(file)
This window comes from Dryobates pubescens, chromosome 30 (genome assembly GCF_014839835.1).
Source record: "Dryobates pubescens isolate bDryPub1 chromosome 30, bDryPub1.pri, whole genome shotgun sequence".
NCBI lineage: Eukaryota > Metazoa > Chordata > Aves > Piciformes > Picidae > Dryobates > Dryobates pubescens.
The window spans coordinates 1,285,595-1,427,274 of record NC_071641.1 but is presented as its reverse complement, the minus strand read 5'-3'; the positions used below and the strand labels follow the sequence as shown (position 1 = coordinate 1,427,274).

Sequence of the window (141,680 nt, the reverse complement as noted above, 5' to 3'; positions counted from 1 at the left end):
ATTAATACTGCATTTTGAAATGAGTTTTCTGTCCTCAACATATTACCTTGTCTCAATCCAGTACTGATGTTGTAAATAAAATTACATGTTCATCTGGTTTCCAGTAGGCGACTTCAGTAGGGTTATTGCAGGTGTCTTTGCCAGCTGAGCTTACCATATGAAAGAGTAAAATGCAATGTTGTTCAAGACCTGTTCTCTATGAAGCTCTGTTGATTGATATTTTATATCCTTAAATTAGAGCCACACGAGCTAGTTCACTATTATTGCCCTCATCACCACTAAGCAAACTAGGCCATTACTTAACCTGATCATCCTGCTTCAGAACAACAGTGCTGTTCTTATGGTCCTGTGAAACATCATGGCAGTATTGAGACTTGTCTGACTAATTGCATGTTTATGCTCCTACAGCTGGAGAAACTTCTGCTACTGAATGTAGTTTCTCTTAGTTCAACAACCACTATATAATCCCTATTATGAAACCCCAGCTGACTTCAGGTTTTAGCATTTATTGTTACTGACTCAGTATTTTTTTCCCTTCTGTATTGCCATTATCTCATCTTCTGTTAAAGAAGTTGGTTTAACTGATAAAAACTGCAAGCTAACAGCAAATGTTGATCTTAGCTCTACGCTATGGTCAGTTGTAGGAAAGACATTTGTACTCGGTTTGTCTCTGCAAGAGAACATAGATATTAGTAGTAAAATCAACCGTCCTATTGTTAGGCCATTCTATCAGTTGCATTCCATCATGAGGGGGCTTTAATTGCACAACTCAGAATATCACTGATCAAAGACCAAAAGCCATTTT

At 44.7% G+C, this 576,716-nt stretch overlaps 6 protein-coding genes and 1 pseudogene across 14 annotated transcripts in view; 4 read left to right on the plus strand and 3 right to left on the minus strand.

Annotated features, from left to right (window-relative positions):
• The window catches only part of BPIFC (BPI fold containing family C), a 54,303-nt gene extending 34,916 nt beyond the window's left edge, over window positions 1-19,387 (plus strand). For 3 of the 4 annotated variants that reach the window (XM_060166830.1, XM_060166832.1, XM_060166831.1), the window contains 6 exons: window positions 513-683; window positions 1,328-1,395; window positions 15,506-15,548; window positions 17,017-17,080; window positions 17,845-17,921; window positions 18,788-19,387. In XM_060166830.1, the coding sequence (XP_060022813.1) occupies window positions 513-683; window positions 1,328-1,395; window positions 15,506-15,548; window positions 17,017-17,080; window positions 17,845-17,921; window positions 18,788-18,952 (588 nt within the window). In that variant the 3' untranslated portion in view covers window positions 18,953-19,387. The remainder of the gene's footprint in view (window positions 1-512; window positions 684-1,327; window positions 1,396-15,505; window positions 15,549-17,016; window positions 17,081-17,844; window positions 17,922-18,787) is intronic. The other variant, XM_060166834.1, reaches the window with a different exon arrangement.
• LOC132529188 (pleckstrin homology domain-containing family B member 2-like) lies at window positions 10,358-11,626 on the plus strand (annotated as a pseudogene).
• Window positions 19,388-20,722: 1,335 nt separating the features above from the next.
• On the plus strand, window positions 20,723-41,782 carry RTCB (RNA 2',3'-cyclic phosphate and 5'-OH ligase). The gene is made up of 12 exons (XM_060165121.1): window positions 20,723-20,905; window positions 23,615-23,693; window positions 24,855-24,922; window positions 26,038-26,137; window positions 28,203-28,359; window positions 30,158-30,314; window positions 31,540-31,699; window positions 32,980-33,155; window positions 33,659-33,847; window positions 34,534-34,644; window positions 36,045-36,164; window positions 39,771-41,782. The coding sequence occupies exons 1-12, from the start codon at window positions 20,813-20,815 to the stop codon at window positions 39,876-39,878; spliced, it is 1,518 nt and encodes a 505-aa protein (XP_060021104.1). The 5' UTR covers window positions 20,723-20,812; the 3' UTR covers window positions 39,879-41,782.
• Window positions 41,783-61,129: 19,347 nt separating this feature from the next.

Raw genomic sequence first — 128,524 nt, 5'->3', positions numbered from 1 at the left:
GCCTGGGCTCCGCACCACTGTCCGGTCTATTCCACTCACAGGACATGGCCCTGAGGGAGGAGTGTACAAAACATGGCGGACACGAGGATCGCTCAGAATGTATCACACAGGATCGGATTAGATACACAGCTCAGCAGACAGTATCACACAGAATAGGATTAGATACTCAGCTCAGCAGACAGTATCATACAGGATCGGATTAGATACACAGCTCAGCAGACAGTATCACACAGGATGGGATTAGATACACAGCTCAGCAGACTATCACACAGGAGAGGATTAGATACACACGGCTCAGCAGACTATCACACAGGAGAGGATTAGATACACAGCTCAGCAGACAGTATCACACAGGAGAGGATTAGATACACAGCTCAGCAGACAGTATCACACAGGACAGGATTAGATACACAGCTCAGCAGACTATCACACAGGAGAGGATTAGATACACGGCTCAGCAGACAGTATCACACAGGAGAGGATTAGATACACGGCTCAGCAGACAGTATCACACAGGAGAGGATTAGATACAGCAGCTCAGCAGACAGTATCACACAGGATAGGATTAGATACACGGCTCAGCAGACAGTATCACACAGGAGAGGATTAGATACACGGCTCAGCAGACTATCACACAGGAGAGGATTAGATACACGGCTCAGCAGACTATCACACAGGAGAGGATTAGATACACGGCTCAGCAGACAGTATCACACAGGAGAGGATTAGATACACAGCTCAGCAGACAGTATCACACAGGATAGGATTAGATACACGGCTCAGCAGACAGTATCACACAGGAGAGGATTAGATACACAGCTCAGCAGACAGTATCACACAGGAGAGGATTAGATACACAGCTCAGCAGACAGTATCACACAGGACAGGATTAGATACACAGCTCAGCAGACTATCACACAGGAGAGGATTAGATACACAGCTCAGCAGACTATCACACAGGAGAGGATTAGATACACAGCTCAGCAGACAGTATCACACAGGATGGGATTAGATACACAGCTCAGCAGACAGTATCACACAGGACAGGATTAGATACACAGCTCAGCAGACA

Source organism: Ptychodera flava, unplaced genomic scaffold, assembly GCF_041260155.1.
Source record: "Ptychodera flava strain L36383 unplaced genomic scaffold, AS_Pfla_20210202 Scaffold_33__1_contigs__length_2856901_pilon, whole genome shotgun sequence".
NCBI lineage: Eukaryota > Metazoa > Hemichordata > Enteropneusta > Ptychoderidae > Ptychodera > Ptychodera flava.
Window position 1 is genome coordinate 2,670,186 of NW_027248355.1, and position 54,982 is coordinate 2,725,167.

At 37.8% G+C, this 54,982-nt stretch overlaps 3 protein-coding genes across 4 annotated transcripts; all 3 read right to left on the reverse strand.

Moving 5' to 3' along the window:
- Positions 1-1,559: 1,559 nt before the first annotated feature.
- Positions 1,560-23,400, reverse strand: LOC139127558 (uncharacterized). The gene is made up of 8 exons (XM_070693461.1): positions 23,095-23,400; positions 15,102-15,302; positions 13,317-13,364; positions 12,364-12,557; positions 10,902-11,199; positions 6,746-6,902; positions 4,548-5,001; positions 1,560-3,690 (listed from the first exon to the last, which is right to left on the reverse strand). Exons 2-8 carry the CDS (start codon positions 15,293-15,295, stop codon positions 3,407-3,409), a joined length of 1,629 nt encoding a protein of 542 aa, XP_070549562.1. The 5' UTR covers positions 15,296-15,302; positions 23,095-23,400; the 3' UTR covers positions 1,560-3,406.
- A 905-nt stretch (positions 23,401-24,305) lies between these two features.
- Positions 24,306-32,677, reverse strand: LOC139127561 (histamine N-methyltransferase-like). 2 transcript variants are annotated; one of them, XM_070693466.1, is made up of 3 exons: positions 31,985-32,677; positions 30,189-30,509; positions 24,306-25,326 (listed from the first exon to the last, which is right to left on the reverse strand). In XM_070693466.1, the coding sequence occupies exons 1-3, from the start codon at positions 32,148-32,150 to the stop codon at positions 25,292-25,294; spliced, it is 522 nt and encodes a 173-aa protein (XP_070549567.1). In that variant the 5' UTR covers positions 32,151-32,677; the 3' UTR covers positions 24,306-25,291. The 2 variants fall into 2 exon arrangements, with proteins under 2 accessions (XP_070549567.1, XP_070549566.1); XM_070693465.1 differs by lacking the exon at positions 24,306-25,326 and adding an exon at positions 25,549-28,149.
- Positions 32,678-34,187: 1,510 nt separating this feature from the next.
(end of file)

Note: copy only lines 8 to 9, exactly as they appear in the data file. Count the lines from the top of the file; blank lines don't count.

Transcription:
Annotated features, from left to right (window-relative positions):
• The window catches only part of BPIFC (BPI fold containing family C), a 54,303-nt gene extending 34,916 nt beyond the window's left edge, over window positions 1-19,387 (plus strand). For 3 of the 4 annotated variants that reach the window (XM_060166830.1, XM_060166832.1, XM_060166831.1), the window contains 6 exons: window positions 513-683; window positions 1,328-1,395; window positions 15,506-15,548; window positions 17,017-17,080; window positions 17,845-17,921; window positions 18,788-19,387. In XM_060166830.1, the coding sequence (XP_060022813.1) occupies window positions 513-683; window positions 1,328-1,395; window positions 15,506-15,548; window positions 17,017-17,080; window positions 17,845-17,921; window positions 18,788-18,952 (588 nt within the window). In that variant the 3' untranslated portion in view covers window positions 18,953-19,387. The remainder of the gene's footprint in view (window positions 1-512; window positions 684-1,327; window positions 1,396-15,505; window positions 15,549-17,016; window positions 17,081-17,844; window positions 17,922-18,787) is intronic. The other variant, XM_060166834.1, reaches the window with a different exon arrangement.